Former Chumbawamba members Boff Whalley, Jude Abbott and Dunstan Bruce appear in a film segment on the 1 September edition of BBC One’s The One Show discussing the twentieth anniversary of the release of the Tubthumping hit single. The interviews were recorded back in June.

In the UK, the episode can be streamed and downloaded from the BBC iPlayer until 1 October 2017. The Tubthumping segment begins at 23mins 40secs into the programme.

The anniversary of the release has also been covered in online magazine features including: Junkee’s The Secret Anarchist Punk History Of Chumbawamba’s Hit Song Tubthumping (10 August); AV Music’s Chumbawamba on the unlikely, anarchic legacy of Tubthumping 20 years later (11 August); and Stereogum’s Tubthumping Turns 20 (1 September).

Chumbawamba - The One Show - September 2017 - archive

Graffiti at The Bunker, Green Terrace, 1982

Graffiti at The Bunker, Green Terrace, 1982. Photo by Mickey Stewart

Passion Killers, The Bunker, Stockton Road, 1984. Photo by Andrew Medcalf.

Passion Killers, The Bunker, Stockton Road, 1984. Photo by Andrew Medcalf

LATER THIS MONTH, A SERIES of events will mark the thirty-fifth anniversary of the opening of The Bunker, the celebrated Sunderland DIY music venue and organising centre that, at each of three locations it occupied in the early 1980s, played host to many memorable anarchist punk gigs and which sought to put into practice the principles of an independent, and genuinely rebellious, punk spirit. Two members of “The Bunker Group 35“, Alan Christie and Andy Hardcore, spoke with The Hippies Now Wear Black about the life and eventful times of one of the north-east’s most distinctive punk venues.

 


 
What were the catalysts that led to the establishment of the original Bunker?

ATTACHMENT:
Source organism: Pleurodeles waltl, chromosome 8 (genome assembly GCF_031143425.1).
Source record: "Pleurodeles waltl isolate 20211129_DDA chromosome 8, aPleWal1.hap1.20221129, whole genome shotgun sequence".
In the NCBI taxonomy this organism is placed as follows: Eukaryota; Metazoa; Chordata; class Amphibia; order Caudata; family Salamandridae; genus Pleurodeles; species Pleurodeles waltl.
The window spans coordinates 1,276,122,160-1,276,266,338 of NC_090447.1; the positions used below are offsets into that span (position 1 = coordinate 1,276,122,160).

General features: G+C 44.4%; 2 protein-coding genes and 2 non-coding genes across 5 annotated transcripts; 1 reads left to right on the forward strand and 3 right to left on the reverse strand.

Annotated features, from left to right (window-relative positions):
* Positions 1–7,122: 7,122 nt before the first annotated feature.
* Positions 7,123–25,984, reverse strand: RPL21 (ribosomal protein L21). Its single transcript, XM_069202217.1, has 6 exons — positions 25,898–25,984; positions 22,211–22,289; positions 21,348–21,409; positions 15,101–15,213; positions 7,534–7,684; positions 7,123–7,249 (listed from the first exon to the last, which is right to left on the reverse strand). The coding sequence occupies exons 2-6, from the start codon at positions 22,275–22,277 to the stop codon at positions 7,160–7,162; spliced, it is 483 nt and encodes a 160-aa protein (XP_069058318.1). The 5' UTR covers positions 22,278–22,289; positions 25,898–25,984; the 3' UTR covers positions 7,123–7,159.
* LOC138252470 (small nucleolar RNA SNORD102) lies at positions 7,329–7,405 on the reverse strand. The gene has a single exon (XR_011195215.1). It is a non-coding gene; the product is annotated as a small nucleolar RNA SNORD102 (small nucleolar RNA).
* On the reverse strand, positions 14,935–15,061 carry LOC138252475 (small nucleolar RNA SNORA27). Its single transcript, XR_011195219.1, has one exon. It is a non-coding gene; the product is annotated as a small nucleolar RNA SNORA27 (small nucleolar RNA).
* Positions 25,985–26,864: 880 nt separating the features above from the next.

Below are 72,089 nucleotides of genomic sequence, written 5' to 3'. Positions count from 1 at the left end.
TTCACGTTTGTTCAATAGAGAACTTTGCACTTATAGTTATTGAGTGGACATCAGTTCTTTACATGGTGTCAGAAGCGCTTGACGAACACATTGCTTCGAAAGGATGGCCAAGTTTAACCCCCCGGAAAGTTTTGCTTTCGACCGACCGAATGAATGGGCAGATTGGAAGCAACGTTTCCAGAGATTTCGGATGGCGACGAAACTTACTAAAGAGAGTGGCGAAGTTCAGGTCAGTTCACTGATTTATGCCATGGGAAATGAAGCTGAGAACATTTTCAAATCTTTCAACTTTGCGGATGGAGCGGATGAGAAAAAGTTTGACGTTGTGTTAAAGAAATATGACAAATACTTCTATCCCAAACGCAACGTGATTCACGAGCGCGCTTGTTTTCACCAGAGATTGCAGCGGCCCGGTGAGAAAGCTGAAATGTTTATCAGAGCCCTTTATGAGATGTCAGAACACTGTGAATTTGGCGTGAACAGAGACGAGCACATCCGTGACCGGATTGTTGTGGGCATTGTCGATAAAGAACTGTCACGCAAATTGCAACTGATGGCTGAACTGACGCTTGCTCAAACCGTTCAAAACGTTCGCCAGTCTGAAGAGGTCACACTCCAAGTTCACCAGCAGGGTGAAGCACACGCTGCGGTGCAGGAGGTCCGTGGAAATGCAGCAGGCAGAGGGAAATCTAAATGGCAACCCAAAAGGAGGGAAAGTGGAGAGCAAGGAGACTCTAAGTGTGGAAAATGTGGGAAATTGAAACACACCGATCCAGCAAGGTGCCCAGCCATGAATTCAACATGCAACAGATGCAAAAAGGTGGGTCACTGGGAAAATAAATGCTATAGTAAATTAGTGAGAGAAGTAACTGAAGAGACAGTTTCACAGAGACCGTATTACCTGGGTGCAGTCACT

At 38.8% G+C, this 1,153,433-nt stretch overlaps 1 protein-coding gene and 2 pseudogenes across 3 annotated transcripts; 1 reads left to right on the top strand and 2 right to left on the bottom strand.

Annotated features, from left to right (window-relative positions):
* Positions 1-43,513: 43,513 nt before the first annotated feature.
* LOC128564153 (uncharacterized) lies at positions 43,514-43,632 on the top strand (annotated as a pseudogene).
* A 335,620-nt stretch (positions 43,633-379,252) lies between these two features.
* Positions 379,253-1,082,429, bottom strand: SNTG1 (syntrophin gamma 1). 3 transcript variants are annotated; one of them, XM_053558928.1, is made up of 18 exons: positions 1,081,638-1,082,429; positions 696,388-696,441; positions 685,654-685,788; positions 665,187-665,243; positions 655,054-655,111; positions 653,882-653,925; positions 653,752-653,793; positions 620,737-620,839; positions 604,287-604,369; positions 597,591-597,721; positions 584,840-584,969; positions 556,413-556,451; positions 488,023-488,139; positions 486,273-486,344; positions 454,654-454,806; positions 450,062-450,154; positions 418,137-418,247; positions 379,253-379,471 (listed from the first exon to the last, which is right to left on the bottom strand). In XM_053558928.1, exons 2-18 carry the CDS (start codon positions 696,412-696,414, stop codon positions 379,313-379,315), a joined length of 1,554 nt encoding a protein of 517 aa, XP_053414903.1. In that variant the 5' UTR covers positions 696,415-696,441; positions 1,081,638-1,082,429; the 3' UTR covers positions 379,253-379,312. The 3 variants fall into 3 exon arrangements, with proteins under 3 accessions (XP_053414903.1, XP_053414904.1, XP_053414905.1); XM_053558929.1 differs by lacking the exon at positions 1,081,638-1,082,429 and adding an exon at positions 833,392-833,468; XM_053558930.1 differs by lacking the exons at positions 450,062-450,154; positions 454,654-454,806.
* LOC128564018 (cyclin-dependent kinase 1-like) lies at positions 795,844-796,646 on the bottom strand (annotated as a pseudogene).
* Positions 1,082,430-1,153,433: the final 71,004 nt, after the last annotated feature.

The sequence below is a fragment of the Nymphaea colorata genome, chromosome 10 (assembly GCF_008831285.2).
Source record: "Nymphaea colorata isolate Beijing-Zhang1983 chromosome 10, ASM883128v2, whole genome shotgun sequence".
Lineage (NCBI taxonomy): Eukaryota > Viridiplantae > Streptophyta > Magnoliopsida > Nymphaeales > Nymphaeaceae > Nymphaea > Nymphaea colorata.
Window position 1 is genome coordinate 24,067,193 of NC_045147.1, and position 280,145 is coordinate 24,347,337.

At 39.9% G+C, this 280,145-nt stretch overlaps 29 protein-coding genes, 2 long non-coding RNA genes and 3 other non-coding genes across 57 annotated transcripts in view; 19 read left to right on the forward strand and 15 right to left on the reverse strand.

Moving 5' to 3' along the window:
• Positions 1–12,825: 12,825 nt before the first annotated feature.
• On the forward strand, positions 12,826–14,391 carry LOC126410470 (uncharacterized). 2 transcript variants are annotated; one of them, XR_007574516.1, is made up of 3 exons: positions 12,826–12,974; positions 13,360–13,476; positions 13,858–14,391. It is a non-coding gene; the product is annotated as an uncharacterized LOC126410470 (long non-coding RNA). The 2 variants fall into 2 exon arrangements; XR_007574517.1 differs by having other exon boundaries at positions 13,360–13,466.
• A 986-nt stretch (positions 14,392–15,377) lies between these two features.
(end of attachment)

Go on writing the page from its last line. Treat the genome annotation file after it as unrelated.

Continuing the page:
Sunderland punk bands in the late 1970s and early 1980s had no base to practice, and had to pay stupid money to rehearse at so called “professional” practice rooms. Youth unemployment was running at 40% in the early 1980s. Everyone was skint. So it was case of rehearsing at friends’ houses, community centres and church halls. This meant hauling gear in shopping trolleys, on skateboards and anything with wheels, around Sunderland council estates.

The Bunker grew out of the formation of the Sunderland Musicians’ Collective (SMC) in September 1980. This was all driven by necessity. We were helped by Andy Gibson who called for bands to meet to form a “musicians’ collective”. After many, many meetings in pubs and community centres, the SMC was born. In 1981, the council gave the SMC the lease on a room situated above the council’s community garage at 60 Borough Road, Hendon.

It was an empty room, which suited us. The SMC formed a committee and put on benefit gigs at the local the Art College and various pubs and clubs to raise funds for materials. The local media became interested in a bunch of scruffy punks and other misfits who could organise themselves into a DIY collective. The Sunderland Echo and Tyne Tees Television did articles on the SMC, so when the council’s Environmental Health department said they were closing us down for “excess noise”, we had already had positive media exposure. When we went to meet with local councillors, we were organised, and we put our case to the Education department. Our plan was to try and encourage other community groups to share the building, and the council offered us the upstairs of a Victorian school.

Borough Road, Practice Room, 1981

Borough Road, Practice Room, 1981. Photo by Mickey Stewart

The Bunker, Green Terrace School, 1982

The Bunker, Green Terrace School, 1982. Photo by Mickey Stewart

Andy Gibson with Booga, painting the fire exit sign, at The Bunker, Green Terrace, 1982

Andy Gibson with Booga, painting the fire exit sign, at The Bunker, Green Terrace, 1982. Photo by Mickey Stewart

Where were these new premises situated, and what did they comprise of in the early days?